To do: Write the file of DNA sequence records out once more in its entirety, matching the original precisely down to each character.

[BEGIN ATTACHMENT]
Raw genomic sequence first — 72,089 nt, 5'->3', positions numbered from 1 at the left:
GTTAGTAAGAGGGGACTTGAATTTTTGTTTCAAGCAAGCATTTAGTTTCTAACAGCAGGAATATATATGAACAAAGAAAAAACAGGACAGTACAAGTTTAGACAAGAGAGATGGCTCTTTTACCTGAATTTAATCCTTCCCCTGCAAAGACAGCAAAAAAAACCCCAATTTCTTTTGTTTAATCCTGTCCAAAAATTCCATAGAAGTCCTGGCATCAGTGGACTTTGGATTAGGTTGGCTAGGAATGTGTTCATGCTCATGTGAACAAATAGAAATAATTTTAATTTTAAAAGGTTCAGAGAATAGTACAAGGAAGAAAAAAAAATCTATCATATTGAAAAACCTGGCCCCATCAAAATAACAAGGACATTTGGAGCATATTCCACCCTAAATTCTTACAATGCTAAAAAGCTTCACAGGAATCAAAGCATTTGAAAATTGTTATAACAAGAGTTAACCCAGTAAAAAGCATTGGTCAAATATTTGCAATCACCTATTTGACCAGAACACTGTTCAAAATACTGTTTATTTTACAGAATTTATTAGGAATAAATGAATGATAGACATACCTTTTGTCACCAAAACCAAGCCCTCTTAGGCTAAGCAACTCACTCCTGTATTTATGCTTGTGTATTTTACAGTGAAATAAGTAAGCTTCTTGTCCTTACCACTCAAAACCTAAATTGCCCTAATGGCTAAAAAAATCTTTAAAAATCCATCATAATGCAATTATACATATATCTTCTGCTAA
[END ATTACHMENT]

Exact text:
Raw genomic sequence first — 72,089 nt, 5'->3', positions numbered from 1 at the left:
GTTAGTAAGAGGGGACTTGAATTTTTGTTTCAAGCAAGCATTTAGTTTCTAACAGCAGGAATATATATGAACAAAGAAAAAACAGGACAGTACAAGTTTAGACAAGAGAGATGGCTCTTTTACCTGAATTTAATCCTTCCCCTGCAAAGACAGCAAAAAAAACCCCAATTTCTTTTGTTTAATCCTGTCCAAAAATTCCATAGAAGTCCTGGCATCAGTGGACTTTGGATTAGGTTGGCTAGGAATGTGTTCATGCTCATGTGAACAAATAGAAATAATTTTAATTTTAAAAGGTTCAGAGAATAGTACAAGGAAGAAAAAAAAATCTATCATATTGAAAAACCTGGCCCCATCAAAATAACAAGGACATTTGGAGCATATTCCACCCTAAATTCTTACAATGCTAAAAAGCTTCACAGGAATCAAAGCATTTGAAAATTGTTATAACAAGAGTTAACCCAGTAAAAAGCATTGGTCAAATATTTGCAATCACCTATTTGACCAGAACACTGTTCAAAATACTGTTTATTTTACAGAATTTATTAGGAATAAATGAATGATAGACATACCTTTTGTCACCAAAACCAAGCCCTCTTAGGCTAAGCAACTCACTCCTGTATTTATGCTTGTGTATTTTACAGTGAAATAAGTAAGCTTCTTGTCCTTACCACTCAAAACCTAAATTGCCCTAATGGCTAAAAAAATCTTTAAAAATCCATCATAATGCAATTATACATATATCTTCTGCTAA